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The Student News Site of Texas A&M University - College Station

The Battalion

The Student News Site of Texas A&M University - College Station

The Battalion

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University releases findings on the ‘Path Forward’ initiative

Photo by Samuel Falade
Path Forward

Texas A&M released its findings after reviewing former-President M. Katherine Banks’ the Path Forward initiative in a 32-page report published online on Sept. 19. The findings recommend less centralization throughout the university, increased resources for colleges and a push to re-establish trust in the journalism program.
On Aug. 18, Interim President Mark Welsh announced he appointed Vice President for Planning, Assessment and Strategy Joe Pettibon to assess the initiative and provide a comprehensive report of the observations and recommendations.
In a Sept. 15 statement, Welsh said the team conducted over 100 listening sessions with key university stakeholders, such as on-campus faculty groups including the Council of Deans, executive committees in the Faculty Senate, distinguished professors and more. Welsh said these meetings also included student leaders.
General observations from the report emphasized there must be stronger shared governance among faculty and administrators in the future, marking a change from the centralization initiative the Path Forward proposed.
Banks’ Path Forward initiative was based on a report from a third-party company, MGT Consulting, from 2021. The report similarly included a list of observations and recommendations, many of which were implemented.
Despite skepticism about MGT’s findings, the report said the university should continue many of its initiatives.
“Concerns have been expressed about the origins of the MGT report and the value of its recommendations,” the report reads. “Nevertheless, changes have been implemented and the university is in a different place than even one year ago. Any steps taken in a different direction must build on where we are today, not where we were.”
According to the new report, the university must rely less on top-down solutions, especially on smaller details, such as department and degree names, program proposals and the structure of academic units and programs.
Faculty affairs, university libraries
The Path Forward restructured the Provost Office, resulting in college deans being significantly less involved in major university decisions, which was not received well across campus, the report reads.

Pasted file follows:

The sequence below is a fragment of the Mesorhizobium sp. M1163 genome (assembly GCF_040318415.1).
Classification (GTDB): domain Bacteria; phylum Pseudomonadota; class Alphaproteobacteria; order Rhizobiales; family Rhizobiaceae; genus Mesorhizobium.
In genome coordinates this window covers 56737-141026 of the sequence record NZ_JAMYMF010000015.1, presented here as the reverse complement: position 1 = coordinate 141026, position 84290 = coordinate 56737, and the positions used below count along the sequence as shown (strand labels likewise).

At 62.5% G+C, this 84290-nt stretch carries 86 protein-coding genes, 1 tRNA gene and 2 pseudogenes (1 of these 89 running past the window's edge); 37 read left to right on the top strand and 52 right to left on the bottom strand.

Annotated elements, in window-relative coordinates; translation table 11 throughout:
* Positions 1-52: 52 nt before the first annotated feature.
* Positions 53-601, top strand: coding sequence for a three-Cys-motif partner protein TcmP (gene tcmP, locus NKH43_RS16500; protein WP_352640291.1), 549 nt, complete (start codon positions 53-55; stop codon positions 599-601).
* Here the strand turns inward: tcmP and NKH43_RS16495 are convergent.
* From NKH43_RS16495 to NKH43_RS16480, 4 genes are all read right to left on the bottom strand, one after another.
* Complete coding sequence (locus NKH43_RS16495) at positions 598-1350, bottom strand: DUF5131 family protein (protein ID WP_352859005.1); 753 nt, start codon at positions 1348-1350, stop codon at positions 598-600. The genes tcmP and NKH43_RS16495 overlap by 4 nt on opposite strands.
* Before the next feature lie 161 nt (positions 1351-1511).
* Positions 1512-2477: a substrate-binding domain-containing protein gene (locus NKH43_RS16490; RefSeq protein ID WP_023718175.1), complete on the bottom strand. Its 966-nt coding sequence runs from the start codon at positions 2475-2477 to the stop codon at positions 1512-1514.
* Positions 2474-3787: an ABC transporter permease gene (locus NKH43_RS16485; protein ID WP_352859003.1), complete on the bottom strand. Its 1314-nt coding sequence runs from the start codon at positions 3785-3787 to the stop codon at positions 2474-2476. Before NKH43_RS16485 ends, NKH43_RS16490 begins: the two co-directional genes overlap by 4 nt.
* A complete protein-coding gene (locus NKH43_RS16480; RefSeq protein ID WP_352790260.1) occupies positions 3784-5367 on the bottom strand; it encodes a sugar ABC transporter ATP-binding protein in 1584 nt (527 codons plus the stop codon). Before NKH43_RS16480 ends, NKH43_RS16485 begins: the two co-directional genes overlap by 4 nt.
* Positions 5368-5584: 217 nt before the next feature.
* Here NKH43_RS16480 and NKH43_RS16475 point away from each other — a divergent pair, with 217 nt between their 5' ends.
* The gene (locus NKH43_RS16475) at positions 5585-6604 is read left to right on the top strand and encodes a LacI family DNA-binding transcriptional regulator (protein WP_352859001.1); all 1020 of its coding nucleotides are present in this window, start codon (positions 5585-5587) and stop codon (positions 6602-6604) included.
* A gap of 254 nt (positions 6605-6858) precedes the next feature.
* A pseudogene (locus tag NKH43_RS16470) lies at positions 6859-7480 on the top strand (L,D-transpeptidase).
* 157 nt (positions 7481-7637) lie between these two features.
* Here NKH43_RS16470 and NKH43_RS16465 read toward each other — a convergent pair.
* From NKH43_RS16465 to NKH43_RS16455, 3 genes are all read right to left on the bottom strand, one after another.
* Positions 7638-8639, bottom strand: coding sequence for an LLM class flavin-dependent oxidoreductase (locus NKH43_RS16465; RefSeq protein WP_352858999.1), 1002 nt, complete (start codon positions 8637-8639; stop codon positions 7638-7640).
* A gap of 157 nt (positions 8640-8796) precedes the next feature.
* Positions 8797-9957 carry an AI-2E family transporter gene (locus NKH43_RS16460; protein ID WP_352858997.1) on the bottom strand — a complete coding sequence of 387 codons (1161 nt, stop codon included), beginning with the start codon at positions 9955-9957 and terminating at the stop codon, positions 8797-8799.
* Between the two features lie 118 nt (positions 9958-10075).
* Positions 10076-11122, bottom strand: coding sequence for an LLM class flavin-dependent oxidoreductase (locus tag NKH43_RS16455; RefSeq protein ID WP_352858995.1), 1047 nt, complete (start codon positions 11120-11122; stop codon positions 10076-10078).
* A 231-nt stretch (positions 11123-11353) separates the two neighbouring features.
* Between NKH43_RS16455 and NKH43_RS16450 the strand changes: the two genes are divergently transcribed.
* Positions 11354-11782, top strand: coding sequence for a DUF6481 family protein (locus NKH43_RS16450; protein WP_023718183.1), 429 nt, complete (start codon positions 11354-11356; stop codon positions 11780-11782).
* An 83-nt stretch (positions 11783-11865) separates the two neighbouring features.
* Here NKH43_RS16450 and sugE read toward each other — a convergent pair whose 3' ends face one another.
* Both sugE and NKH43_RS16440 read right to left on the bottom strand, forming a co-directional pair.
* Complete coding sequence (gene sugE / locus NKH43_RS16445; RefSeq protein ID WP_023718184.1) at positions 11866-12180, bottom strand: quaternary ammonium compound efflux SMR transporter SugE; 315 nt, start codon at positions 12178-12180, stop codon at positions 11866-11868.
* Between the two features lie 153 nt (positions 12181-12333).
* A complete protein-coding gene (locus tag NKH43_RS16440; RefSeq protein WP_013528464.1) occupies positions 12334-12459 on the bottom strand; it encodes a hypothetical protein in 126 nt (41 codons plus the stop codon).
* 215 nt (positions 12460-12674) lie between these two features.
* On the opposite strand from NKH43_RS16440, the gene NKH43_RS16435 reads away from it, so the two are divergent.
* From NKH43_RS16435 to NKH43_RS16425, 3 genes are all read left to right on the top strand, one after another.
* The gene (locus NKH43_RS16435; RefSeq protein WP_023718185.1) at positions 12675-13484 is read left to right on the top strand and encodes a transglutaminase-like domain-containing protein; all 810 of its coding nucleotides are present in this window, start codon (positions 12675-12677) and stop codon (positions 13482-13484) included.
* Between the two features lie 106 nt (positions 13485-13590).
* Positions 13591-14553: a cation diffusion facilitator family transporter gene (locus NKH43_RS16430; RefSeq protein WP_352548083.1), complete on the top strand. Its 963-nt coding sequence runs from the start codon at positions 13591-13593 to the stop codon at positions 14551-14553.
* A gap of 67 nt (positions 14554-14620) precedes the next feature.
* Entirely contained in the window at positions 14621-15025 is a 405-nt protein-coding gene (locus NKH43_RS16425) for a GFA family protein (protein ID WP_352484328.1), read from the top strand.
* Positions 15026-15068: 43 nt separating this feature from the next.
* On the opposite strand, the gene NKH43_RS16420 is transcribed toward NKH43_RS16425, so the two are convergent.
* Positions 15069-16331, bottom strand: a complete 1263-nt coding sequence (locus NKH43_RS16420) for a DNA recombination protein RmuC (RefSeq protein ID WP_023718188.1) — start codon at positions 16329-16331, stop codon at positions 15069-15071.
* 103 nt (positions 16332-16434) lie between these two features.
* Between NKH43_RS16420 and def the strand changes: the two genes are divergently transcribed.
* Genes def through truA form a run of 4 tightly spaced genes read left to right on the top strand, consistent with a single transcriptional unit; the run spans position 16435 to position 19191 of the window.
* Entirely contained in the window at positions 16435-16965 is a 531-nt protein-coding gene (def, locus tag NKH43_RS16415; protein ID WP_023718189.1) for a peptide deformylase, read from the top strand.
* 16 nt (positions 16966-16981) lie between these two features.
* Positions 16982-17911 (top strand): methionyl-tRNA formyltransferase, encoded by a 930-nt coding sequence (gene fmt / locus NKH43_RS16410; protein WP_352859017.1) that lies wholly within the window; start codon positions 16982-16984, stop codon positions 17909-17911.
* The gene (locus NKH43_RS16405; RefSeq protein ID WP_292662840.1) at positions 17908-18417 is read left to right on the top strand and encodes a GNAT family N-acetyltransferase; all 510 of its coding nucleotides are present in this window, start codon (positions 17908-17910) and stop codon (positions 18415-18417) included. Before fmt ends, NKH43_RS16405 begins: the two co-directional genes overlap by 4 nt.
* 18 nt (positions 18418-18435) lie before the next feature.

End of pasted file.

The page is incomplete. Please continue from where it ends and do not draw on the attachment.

“There is a significant concern that the power and authority for faculty resources, at the heart of every college and school’s concern, is outside the control of the provost,” the report reads.
Many offices are also not resourced adequately and run inefficiently, such as the faculty affairs staff being separated into two buildings, according to the report. Additionally, the dissolution of the Academic Innovation Office and moving the Aggie Honor System Office under Student Affairs caused concern among faculty, who worried the systems would be weakened permanently.
In response, the report recommends reverting the changes by elevating the provost back to the No. 2 position in the university and returning power to the provost to better function specific offices, such as the Aggie Honor System Office and the Education Abroad Office.
The elimination of faculty tenure for librarians was the most divisive and concerning element of the Path Forward changes, according to the report.
“Significant questions were raised about the treatment of colleagues being forced to choose between remaining in the Libraries in a staff position or retaining tenure as a faculty member outside the Libraries,” the report reads. “An estimated 25% of these faculty members left rather than make this choice.”
However, the report recommends there be no change to librarian faculty status or tenure at this time, instead recommending A&M codify academic freedom for librarians in a system policy or university rule.
Out with the old, in with the new … and out with the new?
As a result of the Path Forward, three colleges — the colleges of geosciences, science and liberal arts — were combined to create the College of Arts and Sciences. The new college is comparable with the College of Engineering in terms of enrollment and budget, according to the report.
“The rationale for this merger was not and still has not been clearly articulated, leaving [the] leadership of the new college to develop the rationale from any benefits realized,” the report reads.
The report identified two major concerns within the new college: firstly, tenure and promotion policies alongside research expectations. Second, budget appropriation, as sharing a budget would result in less funding for costly science disciplines, according to the report.
Additionally, the report said it’s unclear why the university studies program was eliminated so quickly, especially with no substitute in place yet.
The recommendations were to retain the merged college and review its governance to ensure no faculty or major is treated unfairly.